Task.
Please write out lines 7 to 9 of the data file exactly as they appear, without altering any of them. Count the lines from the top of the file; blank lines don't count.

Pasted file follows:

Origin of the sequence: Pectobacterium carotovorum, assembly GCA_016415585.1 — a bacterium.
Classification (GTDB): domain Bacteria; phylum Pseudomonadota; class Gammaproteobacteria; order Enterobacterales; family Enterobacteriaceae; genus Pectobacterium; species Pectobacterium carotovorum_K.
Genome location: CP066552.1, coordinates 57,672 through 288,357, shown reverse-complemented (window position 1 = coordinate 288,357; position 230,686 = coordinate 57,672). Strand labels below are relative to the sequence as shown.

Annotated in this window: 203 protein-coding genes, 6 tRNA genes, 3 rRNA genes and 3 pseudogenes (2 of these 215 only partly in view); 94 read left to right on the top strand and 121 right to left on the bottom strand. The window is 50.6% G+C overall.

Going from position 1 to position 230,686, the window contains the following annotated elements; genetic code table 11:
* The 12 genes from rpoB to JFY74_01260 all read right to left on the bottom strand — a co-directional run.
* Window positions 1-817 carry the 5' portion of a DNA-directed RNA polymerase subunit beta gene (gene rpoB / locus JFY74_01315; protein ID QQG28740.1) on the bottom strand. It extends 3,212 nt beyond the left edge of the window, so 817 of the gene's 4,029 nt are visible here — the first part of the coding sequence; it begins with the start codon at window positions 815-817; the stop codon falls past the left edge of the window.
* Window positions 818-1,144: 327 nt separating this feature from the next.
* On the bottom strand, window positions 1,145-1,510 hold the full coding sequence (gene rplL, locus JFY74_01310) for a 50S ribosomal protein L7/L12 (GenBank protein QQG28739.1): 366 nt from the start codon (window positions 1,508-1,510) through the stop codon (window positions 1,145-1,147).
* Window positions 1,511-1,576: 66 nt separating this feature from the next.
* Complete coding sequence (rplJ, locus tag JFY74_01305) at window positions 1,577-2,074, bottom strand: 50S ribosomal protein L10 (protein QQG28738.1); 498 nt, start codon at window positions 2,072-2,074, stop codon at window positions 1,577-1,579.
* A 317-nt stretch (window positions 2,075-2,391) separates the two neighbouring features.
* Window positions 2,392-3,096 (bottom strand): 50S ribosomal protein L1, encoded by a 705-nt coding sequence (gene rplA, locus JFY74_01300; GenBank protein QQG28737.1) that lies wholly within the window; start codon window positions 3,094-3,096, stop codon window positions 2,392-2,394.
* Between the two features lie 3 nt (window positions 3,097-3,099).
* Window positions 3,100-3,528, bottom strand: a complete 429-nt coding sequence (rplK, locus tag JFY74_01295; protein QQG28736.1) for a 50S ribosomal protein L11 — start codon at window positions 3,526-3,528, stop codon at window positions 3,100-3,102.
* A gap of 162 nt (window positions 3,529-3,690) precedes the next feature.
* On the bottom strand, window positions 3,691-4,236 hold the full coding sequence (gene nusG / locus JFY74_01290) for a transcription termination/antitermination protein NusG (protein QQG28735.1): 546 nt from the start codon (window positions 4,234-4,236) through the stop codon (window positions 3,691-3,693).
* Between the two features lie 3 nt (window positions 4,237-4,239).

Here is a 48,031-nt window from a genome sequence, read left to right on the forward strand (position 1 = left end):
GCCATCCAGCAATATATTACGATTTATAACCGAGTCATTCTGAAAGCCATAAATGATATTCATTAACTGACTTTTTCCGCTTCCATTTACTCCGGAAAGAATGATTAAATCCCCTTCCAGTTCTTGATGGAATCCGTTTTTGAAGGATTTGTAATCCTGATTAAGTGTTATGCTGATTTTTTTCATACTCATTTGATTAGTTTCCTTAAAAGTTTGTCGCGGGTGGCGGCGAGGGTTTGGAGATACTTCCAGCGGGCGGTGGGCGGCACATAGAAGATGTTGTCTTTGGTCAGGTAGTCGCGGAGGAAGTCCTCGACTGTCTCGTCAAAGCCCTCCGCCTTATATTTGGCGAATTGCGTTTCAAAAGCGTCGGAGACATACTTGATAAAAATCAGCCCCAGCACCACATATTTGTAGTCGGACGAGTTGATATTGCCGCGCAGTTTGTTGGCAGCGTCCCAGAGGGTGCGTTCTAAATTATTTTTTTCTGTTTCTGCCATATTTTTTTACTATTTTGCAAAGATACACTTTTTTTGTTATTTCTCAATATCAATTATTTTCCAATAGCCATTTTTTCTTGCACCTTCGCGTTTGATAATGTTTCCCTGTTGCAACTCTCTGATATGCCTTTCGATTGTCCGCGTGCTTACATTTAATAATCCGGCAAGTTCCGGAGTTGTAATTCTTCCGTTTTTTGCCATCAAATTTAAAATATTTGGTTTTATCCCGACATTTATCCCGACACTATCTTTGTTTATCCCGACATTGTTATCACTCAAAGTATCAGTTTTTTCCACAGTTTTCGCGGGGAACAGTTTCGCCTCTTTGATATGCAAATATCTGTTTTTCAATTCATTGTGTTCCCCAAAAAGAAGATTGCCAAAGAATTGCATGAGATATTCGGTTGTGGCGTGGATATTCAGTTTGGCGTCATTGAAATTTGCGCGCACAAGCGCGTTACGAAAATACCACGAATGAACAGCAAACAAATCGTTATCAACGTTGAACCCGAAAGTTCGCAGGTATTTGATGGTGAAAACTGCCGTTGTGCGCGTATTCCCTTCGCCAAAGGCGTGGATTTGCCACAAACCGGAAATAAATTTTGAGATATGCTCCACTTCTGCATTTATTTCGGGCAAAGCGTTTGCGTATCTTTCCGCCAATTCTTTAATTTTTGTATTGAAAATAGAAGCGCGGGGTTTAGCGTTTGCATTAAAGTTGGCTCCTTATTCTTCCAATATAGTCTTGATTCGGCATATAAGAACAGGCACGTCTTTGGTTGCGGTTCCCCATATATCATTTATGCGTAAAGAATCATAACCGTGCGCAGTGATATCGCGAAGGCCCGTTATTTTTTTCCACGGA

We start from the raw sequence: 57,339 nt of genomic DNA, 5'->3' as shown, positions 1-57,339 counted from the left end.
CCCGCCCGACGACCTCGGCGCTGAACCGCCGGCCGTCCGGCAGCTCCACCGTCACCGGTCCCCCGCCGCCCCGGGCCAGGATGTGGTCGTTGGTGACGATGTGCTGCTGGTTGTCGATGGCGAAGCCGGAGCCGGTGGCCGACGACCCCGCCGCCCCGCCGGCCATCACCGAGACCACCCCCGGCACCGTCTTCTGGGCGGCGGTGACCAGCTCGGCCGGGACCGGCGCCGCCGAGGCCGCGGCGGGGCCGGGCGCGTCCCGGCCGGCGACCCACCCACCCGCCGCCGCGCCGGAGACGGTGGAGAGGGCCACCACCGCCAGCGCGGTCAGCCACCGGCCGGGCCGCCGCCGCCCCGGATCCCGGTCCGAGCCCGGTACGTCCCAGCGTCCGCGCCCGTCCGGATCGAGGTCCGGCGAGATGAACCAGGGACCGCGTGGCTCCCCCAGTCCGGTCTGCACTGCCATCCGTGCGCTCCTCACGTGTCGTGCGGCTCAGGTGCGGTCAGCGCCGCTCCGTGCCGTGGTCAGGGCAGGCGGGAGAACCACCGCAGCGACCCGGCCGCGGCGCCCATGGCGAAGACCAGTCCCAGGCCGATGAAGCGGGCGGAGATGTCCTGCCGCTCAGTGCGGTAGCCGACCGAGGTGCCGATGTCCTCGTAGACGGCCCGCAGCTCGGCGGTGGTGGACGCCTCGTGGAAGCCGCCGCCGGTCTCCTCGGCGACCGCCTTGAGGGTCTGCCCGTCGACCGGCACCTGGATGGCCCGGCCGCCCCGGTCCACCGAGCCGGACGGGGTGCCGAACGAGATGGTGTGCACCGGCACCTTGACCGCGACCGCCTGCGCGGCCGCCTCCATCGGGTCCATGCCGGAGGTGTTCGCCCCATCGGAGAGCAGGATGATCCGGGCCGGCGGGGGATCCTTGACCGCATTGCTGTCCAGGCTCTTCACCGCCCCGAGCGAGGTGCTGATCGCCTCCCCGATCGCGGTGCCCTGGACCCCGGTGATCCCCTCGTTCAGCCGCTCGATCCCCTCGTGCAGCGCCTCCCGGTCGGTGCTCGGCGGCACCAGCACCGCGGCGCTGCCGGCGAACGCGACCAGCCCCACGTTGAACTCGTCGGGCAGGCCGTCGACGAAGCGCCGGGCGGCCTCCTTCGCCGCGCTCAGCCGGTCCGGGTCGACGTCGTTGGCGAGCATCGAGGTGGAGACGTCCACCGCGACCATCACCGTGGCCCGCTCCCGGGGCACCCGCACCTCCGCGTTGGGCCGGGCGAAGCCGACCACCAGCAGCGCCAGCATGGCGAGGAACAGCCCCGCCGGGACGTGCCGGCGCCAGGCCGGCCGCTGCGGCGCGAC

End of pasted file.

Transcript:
* Window positions 1-817 carry the 5' portion of a DNA-directed RNA polymerase subunit beta gene (gene rpoB / locus JFY74_01315; protein ID QQG28740.1) on the bottom strand. It extends 3,212 nt beyond the left edge of the window, so 817 of the gene's 4,029 nt are visible here — the first part of the coding sequence; it begins with the start codon at window positions 815-817; the stop codon falls past the left edge of the window.
* Window positions 818-1,144: 327 nt separating this feature from the next.
* On the bottom strand, window positions 1,145-1,510 hold the full coding sequence (gene rplL, locus JFY74_01310) for a 50S ribosomal protein L7/L12 (GenBank protein QQG28739.1): 366 nt from the start codon (window positions 1,508-1,510) through the stop codon (window positions 1,145-1,147).